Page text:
Chinese dumplings are fun and satisfying, and they bring so much joy and laughter to friends and family gatherings.
If the word 'authentic' evokes feelings of endless hours in the kitchen or ingredients requiring a trip cross country, fear not.
The main purpose of this instructable is to give you a platform to play and incorporate elements into your own yummy inventions. I will share everything I have learned about how to make authentic Chinese dumplings through lots of eating, and practicing with the guidance of some fabulous Chinese cooks. In the final step, I will list some time saving alternatives and readily available ingredients as variations.
Through our journey here, we will be making 2 types of fillings, a juicy chicken and Napa cabbage filling, and a tasty vegetarian winter squash filling, prepared with 2 cooking methods - boiling and shallow frying.
Step 1: Make Dumpling Dough
For the dumpling dough-
2 cups(about 10 oz) unbleached all purpose flour (plus extra for flouring kneading surface)
3/4 cup of water at room temperature
This amount of dough would make about 20 to 30 wrappers. However, if it is your first time making dumplings from scratch, increase the dough amount by at least 30%, that will give you room to practice and reduce the pressure to make perfectly thin wrappers. Extra dough left can be made into scallion pancake, another reason to make more dough!
Here we are doubling the amount for the 2 fillings, so we can have about 30 for each kind of filling. Uncooked dumpling freeze really well, and cooks just 1 or 2 minutes longer than fresh ones.
Each brand of flour absorbs water a little differently. The flour should weigh about 10 oz, and feel the dough, you may need to adjust the amount of water slightly. In a large mixing bowl, add water to flour and mix till the dough just hold together. Knead the dough on a floured surface for 3-5 minutes until smooth. Cover with plastic wrap and let rest for 30 minutes at least.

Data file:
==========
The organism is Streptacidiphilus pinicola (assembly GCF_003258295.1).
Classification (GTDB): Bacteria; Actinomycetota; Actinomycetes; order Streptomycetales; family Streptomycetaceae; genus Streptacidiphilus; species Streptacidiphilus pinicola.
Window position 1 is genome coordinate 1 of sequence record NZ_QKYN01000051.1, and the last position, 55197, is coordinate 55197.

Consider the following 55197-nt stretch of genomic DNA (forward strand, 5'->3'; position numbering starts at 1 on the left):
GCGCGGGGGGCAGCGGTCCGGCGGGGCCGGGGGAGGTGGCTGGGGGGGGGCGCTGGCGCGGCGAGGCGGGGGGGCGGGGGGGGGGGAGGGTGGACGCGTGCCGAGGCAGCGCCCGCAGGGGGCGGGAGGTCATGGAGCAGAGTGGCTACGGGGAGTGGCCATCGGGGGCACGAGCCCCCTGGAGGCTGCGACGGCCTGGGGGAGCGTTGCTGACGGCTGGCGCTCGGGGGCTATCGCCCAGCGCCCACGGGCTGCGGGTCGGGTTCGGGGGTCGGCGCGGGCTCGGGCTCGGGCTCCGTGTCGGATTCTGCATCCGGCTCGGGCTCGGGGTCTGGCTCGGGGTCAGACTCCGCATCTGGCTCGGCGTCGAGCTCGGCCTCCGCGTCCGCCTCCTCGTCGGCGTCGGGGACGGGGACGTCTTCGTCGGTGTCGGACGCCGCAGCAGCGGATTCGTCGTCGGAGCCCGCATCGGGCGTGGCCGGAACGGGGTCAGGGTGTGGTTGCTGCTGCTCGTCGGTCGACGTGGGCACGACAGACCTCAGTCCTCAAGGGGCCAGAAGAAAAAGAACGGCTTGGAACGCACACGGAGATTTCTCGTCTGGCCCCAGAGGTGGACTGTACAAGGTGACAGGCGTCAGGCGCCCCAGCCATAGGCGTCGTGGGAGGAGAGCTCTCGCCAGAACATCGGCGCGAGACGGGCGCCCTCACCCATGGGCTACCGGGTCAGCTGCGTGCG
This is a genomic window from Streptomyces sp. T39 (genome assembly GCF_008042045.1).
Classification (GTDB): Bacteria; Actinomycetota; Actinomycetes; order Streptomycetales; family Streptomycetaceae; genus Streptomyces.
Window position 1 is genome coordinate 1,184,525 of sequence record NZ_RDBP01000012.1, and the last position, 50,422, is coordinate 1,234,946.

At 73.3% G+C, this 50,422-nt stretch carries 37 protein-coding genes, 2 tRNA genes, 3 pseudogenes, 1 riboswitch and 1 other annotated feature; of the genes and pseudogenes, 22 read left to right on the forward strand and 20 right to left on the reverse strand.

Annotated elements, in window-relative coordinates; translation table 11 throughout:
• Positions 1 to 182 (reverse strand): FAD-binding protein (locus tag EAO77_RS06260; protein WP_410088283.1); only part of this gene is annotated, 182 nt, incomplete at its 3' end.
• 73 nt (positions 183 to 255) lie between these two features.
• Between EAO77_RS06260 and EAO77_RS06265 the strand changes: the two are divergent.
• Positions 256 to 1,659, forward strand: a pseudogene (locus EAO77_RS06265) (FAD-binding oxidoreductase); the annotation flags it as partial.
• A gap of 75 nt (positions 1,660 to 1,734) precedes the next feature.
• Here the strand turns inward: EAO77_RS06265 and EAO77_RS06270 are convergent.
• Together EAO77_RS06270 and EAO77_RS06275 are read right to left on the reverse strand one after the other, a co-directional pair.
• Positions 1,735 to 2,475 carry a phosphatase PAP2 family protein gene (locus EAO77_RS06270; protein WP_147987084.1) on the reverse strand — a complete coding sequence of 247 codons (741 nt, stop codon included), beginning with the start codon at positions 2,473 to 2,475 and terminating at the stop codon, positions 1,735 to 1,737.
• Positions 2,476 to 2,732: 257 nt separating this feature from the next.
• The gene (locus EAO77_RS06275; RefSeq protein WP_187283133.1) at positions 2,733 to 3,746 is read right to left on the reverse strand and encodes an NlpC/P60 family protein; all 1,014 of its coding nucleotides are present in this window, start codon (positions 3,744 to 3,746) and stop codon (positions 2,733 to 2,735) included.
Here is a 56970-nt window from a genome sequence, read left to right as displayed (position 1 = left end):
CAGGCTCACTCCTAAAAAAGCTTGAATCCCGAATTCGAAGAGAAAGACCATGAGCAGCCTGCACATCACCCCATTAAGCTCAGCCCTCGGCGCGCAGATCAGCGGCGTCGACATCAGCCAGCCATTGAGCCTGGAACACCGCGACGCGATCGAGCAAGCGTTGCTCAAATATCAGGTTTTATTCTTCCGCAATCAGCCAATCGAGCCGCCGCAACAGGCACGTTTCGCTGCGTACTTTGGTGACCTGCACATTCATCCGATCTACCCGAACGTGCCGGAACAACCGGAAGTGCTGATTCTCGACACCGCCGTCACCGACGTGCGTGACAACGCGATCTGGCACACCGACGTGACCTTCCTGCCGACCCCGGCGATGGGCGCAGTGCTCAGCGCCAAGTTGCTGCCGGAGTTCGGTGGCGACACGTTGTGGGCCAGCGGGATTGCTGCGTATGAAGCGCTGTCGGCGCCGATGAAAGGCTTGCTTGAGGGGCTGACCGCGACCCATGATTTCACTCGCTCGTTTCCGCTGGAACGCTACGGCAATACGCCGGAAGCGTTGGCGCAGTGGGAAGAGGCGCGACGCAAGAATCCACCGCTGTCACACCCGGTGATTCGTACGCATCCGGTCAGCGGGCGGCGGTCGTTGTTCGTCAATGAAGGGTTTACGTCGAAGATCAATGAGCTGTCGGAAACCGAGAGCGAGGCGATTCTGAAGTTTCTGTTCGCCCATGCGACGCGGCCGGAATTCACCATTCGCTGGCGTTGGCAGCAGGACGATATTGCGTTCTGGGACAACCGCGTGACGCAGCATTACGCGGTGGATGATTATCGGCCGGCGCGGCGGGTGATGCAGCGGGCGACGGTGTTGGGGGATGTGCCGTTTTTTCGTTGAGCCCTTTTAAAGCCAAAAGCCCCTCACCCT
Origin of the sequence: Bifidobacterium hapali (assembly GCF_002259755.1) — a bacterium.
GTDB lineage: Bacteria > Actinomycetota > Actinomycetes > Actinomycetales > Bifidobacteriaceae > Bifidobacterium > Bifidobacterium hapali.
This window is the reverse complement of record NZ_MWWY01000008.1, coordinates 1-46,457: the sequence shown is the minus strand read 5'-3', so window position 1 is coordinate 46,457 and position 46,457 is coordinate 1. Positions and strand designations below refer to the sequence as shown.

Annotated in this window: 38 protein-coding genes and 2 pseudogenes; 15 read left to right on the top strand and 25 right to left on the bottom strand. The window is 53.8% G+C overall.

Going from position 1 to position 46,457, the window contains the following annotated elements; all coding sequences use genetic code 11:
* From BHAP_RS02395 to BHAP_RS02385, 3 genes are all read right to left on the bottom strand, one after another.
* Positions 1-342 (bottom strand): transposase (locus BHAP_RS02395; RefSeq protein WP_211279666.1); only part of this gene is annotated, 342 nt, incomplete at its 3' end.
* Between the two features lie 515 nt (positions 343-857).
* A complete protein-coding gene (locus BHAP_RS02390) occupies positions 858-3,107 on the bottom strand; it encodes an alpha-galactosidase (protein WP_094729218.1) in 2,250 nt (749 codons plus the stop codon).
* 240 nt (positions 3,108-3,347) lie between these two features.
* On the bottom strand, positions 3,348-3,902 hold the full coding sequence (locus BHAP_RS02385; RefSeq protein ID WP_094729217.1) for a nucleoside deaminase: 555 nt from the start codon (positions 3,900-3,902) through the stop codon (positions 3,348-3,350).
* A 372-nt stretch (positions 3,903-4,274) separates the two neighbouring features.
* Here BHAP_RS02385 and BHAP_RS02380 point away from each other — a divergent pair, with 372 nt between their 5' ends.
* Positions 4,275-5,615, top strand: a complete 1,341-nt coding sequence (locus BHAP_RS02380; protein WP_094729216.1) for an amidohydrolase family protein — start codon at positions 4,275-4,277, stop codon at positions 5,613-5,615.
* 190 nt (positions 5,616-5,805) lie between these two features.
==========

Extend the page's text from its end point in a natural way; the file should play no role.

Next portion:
Step 2: Prepare the Fillings
A good way to have nice smooth ground ginger is to peel it with a spoon to minimize waste (Check out Jessy's wonderful instructable on how to peel and store fresh ginger Thank you Jessy!) and grate it with a Microplane zester.
Divide the scallions and ginger into 2 equal portions.
Step 3: Chicken and Napa Cabbage Filling
- 2/3 lb ground chicken, or any type of ground meat you like
- 5 cups of loosely packed finely chopped Napa cabbage, about 1.5 lb ( I like more veggie in dumplings, some recipes only use 2-3 cups, experiment and see what you prefer. The volume will shrink by 50% after you salt it.)
- 2 tablespoons light soy sauce - Pearl River Bridge Light Soy Sauce is one of the most delicious and it's non-GMO. It's sold in bottles at some Wholefoods, or in bigger containers at Asian markets. Be careful not to get the dark soy sauce, as it has a strong medicinal taste.
- 1/4 cup water or stock, which makes the filling extra juicy
- 1 tablespoon Chinese rice cooking wine( also called Shaoxing cooking wine, not the sweet Mirin!) or dry sherry. Find the amber colored kind instead of the clear white kind.
- 2 tablespoon sesame oil
- 1/2 to 1 teaspoon salt (to salt the cabbage)
- 1 tablespoon grated ginger, and 3 chopped scallions, from step #2
Toss the chopped cabbage in a bowl with 1/2 teaspoon salt, set aside for 15 minutes. Water will start pooling at the bottom of the bowl. Squeeze out as much water as you can, and the cabbage will be reduced to half the volume from before.
This important step ensures that our filling won't get soggy later.
Next add soy sauce, cooking wine and sesame oil to the ground chicken, keep stirring in one direction as you add water, ginger and scallion. The filling should be shiny, fragrant, and it should hold together. Next add the napa cabbage and stir until everything is combined.
Step 4: Butternut Squash Filling
Because the majority of our meals are vegetarian, we have made some really tasty vegetarian dumplings. This is one of our favorites.
For the winter squash filling (recipe makes about 30 dumplings)-
- 1 lb grated winter squash or pumpkin, every country has its unique winter squash, such as butternut squash here in US
- 3 large eggs, and oil to cook the eggs. Olive oil adds a nice flavor here, but any vegetable oil would be fine.
- 2 tablespoons light soy sauce - Pearl River Bridge Light Soy Sauce or Dr. Bragg's Liquid Aminos
- 2 tablespoon sesame oil
- 1/2 to 1 teaspoon salt (depending on your taste)
- 1 tablespoon grated ginger, and 3 chopped scallions, from step #2
- option: 1/2 cup of finely chopped fresh shitake mushrooms or button mushrooms
Peel and grate the butternut squash by hand or in a food processor. Pay attention to cut the chunks small, like 1" wide, so the grated strands are short - easier to fold into the wrapper!
Heat oil in a pan, beat the eggs with a pinch of salt, and saute in the oil till it's cooked. Chop the cooked egg, and add to the grated squash, with all the other ingredients. Mix well. How simple is that?
Step 5: Roll Out the Wrapper
Pre-made wrappers can be used to save time. When you want to indulge yourself and loved ones, hand made fresh wrappers are worth a try. =)